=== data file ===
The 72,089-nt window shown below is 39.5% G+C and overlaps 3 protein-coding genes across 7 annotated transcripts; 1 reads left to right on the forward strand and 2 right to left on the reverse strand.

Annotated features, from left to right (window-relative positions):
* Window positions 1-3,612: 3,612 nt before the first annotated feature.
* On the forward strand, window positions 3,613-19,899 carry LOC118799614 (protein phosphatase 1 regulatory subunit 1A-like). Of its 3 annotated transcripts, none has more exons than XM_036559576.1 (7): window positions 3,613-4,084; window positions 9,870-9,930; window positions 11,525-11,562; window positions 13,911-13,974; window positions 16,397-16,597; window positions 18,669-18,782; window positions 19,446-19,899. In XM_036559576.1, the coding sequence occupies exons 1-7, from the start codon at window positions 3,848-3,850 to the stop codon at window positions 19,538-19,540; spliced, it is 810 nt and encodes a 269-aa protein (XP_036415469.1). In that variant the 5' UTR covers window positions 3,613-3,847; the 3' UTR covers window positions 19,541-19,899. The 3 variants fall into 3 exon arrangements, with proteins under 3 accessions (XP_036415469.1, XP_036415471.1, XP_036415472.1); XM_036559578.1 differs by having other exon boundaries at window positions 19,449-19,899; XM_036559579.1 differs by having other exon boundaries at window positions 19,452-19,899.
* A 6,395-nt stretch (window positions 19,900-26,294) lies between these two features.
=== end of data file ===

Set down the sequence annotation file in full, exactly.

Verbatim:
The 72,089-nt window shown below is 39.5% G+C and overlaps 3 protein-coding genes across 7 annotated transcripts; 1 reads left to right on the forward strand and 2 right to left on the reverse strand.

Annotated features, from left to right (window-relative positions):
* Window positions 1-3,612: 3,612 nt before the first annotated feature.
* On the forward strand, window positions 3,613-19,899 carry LOC118799614 (protein phosphatase 1 regulatory subunit 1A-like). Of its 3 annotated transcripts, none has more exons than XM_036559576.1 (7): window positions 3,613-4,084; window positions 9,870-9,930; window positions 11,525-11,562; window positions 13,911-13,974; window positions 16,397-16,597; window positions 18,669-18,782; window positions 19,446-19,899. In XM_036559576.1, the coding sequence occupies exons 1-7, from the start codon at window positions 3,848-3,850 to the stop codon at window positions 19,538-19,540; spliced, it is 810 nt and encodes a 269-aa protein (XP_036415469.1). In that variant the 5' UTR covers window positions 3,613-3,847; the 3' UTR covers window positions 19,541-19,899. The 3 variants fall into 3 exon arrangements, with proteins under 3 accessions (XP_036415469.1, XP_036415471.1, XP_036415472.1); XM_036559578.1 differs by having other exon boundaries at window positions 19,449-19,899; XM_036559579.1 differs by having other exon boundaries at window positions 19,452-19,899.
* A 6,395-nt stretch (window positions 19,900-26,294) lies between these two features.